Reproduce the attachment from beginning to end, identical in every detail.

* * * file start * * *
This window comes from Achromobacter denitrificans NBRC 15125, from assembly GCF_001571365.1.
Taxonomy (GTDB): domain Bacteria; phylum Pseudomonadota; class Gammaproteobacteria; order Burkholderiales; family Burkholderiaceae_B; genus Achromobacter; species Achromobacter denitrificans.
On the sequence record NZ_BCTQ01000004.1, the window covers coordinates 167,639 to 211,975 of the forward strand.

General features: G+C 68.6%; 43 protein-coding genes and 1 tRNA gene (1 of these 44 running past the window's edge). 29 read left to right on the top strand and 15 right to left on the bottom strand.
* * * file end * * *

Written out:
This window comes from Achromobacter denitrificans NBRC 15125, from assembly GCF_001571365.1.
Taxonomy (GTDB): domain Bacteria; phylum Pseudomonadota; class Gammaproteobacteria; order Burkholderiales; family Burkholderiaceae_B; genus Achromobacter; species Achromobacter denitrificans.
On the sequence record NZ_BCTQ01000004.1, the window covers coordinates 167,639 to 211,975 of the forward strand.

General features: G+C 68.6%; 43 protein-coding genes and 1 tRNA gene (1 of these 44 running past the window's edge). 29 read left to right on the top strand and 15 right to left on the bottom strand.